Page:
In 2011, security services in Canada arrested 487 people attempting to be smuggled into Canada. from the United States. In 2010, there were 308 arrests.
There were more people attempting to be smuggled into Canada from the US than going from Canada to the US. In 2011, there were 360 people who were arrested for attempting to be smuggled into the United States from Canada, down from 376 in 2010.
Law enforcement agencies in Canada state that 115 organized crime groups and 106 “criminal entrepreneurs” are actively involved in smuggling black market goods between the two country.
For human smuggling, the gangs would arrange a ride for a migrant to an isolated area near the border. Then, the migrant to told to walk through the area (often through the woods) to the United States, where another driver is waiting to pick them up.
Source: Jim Bronskill, “Human smuggling to Canada from U.S. on the rise: report,” Vancouver Sun, November 20, 2013.
The news program Four Corners in Australia reported that human smugglers sell passports and visa documents to Australia for $15,000 (16,000 AUD). The black market sellers claimed that a recent customer purchased a valid visa and passport issued by Bahrain, and was able to use the documents to board a plane to Australia.
The smugglers tell their customers to rip up the passport and visa on the plane before landing in Australia. Once on Australian soil, the person is able to apply for asylum.
(Additional prices of black market goods.)
Source: Sarah Ferguson, “People smugglers selling asylum seekers passports and visas for entry to Australia by plane,” Australian Broadcasting Corporation, November 19, 2013.
In 2013, wildlife organizations launched educational campaigns that aimed to lower the consumption of shark fin. Fisherman would cut the fins off of sharks in order to be used in soups that were served in high-end restaurants in Hong Kong and China. The results of the campaigns have been very successful, as many restaurants no longer serve shark fin soup.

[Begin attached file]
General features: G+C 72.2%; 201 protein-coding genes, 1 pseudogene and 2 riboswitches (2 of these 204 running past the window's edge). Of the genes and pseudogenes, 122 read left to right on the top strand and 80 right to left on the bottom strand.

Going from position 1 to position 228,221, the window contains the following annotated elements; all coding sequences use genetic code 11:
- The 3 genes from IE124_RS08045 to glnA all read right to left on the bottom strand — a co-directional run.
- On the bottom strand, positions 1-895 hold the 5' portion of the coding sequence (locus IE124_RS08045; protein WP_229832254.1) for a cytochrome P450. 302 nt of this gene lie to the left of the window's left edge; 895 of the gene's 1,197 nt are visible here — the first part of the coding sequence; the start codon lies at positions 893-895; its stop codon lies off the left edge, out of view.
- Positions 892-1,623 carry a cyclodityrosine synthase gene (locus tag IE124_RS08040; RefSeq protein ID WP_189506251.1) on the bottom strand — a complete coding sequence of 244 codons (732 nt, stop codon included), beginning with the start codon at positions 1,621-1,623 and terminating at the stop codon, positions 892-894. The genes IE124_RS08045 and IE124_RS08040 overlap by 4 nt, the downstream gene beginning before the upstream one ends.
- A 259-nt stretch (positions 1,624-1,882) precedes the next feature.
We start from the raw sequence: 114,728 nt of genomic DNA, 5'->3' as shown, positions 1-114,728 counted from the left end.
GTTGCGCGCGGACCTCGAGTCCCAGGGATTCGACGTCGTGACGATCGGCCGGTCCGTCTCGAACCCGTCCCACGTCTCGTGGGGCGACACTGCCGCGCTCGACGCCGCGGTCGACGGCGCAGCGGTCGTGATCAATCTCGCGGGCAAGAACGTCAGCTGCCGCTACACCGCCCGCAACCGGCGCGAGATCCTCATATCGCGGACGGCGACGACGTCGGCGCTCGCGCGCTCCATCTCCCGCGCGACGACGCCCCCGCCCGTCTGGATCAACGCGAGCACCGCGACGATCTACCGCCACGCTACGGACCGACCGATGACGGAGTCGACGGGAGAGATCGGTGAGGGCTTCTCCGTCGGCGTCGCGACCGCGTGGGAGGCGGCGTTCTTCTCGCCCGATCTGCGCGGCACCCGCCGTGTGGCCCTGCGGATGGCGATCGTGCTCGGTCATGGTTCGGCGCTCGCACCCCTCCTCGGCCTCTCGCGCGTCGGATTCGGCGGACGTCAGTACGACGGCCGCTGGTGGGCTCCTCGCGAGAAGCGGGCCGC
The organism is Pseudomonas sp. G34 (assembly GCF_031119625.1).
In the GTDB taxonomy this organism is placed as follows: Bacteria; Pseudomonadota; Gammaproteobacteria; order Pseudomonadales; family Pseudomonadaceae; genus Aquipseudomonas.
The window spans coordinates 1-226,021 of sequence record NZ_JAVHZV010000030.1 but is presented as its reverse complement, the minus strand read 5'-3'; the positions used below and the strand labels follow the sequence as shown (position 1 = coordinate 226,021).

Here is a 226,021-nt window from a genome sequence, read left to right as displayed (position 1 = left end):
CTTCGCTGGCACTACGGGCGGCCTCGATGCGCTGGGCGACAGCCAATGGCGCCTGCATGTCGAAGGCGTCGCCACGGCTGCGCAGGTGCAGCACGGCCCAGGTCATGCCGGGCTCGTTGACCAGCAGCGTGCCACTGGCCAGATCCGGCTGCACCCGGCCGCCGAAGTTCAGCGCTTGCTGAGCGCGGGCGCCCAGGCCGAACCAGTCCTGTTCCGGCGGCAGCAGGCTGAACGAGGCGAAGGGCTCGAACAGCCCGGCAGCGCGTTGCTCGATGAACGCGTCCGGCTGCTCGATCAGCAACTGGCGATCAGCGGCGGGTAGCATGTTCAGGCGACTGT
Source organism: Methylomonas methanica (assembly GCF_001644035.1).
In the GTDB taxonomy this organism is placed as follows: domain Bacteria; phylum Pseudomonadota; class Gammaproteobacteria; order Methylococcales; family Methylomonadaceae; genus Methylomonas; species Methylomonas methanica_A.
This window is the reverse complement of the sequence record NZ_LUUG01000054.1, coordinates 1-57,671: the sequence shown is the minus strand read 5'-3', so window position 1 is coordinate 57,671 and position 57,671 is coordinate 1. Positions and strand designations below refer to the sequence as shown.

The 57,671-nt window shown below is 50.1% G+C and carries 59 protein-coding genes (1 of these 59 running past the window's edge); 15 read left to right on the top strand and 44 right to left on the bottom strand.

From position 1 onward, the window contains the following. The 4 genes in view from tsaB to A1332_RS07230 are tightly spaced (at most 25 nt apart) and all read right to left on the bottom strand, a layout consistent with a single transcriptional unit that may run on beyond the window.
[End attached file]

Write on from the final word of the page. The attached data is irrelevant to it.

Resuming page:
Due to the lower demand for shark fin, fisherman who made their living in the Asia Pacific region have seen their income drop. According to media reports, fisherman who caught shark fins previously made several hundred dollars per month. In late 2013, as the demand for shark fin declines, the fisherman are now only earning between $37 to $46 per month (40 to 50 Australian Dollars).
In order to find new incomes, many of the fisherman are turning to human smuggling. Reports indicate that fisherman in Indonesia are using their boats to transports asylum seekers to Australia. A captain of a human smuggling boat can earn up to $2,327 (2,500 AUD). The crew members of the smuggling boat can earn between $930 to $1,396 (1,000 to 1,500 AUD).
(More prices and fees for human smugglers.)
Source: Kate Evans, “Drop in shark fin prices lures people smugglers,” ABC Radio Australia, November 14, 2013.
Refugees from Syria are paying boat operators $3,000 for a one-way trip to Europe, according to a report by Foreign Policy.
The Syrians who are escaping the conflict are traveling to Europe, where they board boats off the coast of Alexandria. The journey takes up to two weeks to cross the Mediterranean sea. The journey is filled with many dangers, ranging from thieves on the boat to capsizing. In early October 2013, 350 people died when their boat crossing the Mediterranean sea capsized off the coast of Italy.
(More human smuggling prices.)
Source: Sophia Jones, “At Sea: Smugglers, shipwrecks, and the harrowing, tragic journey of Syrian refugees trying to get to Sweden.
In the middle of 2013, security officials in Spain and other countries in Europe have reported an increase in migrants attempting to be smuggled into EU territory. Most of the migrants are departing from Morocco, where the distance to cross over the ocean is just 9 miles to reach the coast of Spain.
Due to the increase in illegal entry, there has been a rise in price for rubber dinghies in Morocc. In Spain, a dinghy costs $109, while in Morocco the cost is $680.
Source: Raphael Minder and Jim Yardley, “Desperation Fuels Trips of Migrants to Spain,” New York Times, October 4, 2013.